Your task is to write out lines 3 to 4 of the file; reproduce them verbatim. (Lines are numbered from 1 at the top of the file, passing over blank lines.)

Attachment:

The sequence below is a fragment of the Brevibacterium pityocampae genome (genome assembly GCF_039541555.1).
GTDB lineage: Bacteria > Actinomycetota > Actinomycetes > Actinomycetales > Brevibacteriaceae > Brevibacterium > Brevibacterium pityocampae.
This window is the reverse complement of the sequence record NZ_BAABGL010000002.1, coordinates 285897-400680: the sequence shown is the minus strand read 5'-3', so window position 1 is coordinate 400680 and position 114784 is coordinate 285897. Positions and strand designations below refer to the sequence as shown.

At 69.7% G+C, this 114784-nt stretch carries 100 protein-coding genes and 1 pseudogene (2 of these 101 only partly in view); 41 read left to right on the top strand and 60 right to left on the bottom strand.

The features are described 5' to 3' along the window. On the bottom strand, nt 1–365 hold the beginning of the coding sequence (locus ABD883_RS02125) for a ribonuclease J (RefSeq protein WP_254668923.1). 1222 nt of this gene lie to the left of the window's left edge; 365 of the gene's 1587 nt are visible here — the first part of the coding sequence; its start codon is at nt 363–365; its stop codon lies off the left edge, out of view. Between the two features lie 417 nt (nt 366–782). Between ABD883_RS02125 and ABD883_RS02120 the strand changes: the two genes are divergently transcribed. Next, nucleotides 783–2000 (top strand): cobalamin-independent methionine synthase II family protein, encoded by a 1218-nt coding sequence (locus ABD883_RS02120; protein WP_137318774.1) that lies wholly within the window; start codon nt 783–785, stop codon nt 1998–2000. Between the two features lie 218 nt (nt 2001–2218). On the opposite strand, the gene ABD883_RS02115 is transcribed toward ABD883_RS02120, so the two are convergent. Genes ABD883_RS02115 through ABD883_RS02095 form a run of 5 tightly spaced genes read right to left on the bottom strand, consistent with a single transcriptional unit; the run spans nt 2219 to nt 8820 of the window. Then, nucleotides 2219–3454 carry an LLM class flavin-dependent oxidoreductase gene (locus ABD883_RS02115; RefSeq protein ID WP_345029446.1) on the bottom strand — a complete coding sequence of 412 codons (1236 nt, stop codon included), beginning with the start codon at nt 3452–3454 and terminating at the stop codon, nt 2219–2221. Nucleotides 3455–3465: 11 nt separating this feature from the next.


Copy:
This window is the reverse complement of the sequence record NZ_BAABGL010000002.1, coordinates 285897-400680: the sequence shown is the minus strand read 5'-3', so window position 1 is coordinate 400680 and position 114784 is coordinate 285897. Positions and strand designations below refer to the sequence as shown.

At 69.7% G+C, this 114784-nt stretch carries 100 protein-coding genes and 1 pseudogene (2 of these 101 only partly in view); 41 read left to right on the top strand and 60 right to left on the bottom strand.